During this apparent political crisis within the ruling class, the Thai people are still divided between the rural and urban populations. The former is giving full backing to the Thaksin government, while the latter – comprising the working class and middle class – are opposed to his political agenda but without clear leadership. Among the demonstrators, there is active participation from workers, such as electricity workers who are opposed to the privatisation of the Electricity Generating Authority of Thailand (EGAT) and teachers protesting against government plans to transfer the control of state schools to local authorities. But there is no mass revolutionary workers’ party that could wield the working class leadership in urban area and campaign for the support of the rural poor and middle class with a demand for a workers’ and poor farmers’ government.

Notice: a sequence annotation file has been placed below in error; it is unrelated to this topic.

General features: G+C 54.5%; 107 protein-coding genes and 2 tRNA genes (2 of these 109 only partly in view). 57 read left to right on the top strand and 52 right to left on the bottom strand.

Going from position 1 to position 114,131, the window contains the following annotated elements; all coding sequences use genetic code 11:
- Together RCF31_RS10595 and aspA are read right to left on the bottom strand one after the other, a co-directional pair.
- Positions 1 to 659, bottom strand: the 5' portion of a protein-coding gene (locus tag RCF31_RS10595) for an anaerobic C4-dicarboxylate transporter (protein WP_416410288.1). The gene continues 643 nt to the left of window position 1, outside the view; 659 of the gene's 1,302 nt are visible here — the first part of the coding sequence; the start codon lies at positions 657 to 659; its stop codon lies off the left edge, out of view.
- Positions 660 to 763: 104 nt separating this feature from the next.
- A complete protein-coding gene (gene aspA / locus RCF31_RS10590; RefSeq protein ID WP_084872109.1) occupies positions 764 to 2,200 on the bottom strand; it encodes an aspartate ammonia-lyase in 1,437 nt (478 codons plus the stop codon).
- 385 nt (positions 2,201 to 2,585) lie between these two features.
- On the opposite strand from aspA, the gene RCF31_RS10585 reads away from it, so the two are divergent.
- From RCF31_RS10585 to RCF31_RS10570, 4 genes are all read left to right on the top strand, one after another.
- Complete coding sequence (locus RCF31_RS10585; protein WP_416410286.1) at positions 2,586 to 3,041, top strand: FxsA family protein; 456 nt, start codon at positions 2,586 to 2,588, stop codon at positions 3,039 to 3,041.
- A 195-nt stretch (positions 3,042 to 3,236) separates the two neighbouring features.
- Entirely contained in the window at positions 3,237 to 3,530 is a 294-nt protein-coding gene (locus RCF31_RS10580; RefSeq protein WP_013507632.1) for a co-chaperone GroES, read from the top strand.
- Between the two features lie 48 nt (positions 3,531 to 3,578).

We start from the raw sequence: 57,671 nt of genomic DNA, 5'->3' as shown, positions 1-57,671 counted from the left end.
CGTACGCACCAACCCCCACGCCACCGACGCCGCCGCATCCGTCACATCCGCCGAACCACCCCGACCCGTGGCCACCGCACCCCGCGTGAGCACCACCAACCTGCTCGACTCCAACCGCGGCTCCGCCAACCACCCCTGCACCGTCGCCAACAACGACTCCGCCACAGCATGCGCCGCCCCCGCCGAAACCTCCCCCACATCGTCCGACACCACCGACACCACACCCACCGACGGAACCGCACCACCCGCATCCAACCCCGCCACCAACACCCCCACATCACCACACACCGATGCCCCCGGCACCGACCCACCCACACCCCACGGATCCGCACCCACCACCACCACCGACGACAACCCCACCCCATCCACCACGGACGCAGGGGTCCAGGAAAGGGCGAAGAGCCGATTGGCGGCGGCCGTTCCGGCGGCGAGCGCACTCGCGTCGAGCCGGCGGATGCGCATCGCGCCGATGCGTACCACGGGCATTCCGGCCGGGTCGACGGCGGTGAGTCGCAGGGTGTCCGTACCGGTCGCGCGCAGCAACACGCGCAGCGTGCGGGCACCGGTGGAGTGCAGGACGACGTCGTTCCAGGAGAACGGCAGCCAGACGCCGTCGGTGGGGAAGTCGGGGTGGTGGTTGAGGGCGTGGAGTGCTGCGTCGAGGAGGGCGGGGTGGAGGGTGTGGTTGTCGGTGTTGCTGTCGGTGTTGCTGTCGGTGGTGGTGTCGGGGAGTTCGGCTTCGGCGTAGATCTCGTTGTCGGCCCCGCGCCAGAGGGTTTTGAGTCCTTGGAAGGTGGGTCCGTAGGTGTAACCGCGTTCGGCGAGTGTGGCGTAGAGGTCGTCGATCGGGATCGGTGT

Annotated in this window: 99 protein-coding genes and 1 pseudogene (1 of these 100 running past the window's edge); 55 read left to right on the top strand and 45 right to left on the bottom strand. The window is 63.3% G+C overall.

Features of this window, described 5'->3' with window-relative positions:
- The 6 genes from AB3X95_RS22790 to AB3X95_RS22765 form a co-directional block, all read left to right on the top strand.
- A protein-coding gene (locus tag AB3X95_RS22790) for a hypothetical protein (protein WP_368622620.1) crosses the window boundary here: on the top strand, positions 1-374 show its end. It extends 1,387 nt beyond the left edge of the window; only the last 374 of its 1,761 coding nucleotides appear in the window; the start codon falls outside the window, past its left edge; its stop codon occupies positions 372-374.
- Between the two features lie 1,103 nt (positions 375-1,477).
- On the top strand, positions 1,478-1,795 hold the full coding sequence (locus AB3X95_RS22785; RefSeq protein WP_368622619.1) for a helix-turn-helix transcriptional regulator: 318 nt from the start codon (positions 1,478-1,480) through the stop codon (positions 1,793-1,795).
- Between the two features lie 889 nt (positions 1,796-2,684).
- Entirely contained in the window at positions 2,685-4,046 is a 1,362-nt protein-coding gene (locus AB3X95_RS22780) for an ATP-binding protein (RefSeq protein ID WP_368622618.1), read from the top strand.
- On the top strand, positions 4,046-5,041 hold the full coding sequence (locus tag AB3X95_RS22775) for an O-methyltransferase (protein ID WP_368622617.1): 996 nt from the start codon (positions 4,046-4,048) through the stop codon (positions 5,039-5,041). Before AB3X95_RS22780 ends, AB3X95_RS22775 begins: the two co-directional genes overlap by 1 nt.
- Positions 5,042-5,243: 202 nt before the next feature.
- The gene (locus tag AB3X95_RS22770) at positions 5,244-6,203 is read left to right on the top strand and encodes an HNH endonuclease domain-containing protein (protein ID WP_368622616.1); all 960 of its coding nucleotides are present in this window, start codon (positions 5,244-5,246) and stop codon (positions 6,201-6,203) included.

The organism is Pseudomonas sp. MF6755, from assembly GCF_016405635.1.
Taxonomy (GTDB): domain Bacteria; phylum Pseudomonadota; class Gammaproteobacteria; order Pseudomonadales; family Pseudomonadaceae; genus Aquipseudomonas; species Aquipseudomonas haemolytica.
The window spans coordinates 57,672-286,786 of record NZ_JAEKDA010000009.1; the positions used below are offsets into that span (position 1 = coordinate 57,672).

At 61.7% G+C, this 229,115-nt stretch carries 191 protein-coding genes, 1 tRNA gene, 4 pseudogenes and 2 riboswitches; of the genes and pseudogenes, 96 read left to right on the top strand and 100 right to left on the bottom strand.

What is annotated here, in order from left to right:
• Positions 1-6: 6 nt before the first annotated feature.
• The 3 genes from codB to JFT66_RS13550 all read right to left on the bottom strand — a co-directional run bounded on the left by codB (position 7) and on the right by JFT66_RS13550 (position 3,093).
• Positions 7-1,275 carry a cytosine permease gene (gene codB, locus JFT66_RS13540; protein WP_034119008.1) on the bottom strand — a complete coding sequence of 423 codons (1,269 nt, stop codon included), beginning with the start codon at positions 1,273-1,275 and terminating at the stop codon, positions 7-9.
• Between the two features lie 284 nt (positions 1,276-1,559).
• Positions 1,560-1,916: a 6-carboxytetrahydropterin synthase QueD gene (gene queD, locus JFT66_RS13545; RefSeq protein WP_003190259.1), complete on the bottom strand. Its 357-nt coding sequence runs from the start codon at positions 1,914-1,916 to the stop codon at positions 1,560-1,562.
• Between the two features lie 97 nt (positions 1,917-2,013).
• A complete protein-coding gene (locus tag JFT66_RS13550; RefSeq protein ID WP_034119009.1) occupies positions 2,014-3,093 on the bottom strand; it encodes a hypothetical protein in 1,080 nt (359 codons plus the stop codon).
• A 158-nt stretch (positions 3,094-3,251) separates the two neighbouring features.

In the two previous mass uprisings in Thailand, there have been illusions in the so-called ‘progressive’ bourgeoisie among the middle class, students and farmers who have hoped to gain some democratic rights against military hegemony. On 14 October 1973, the student-led mass protest toppled the military dictatorship and brought a short-lived democratic period until 1976, when right wing and military forces violently suppressed the student movement. In May 1992, Suchinda Kraprayoon, another military dictator was driven out of office by protesting Thai civilians, angered by his anti-democratic measures. But then he was replaced with a right wing government that was unable to solve the Thais social and economic hardships.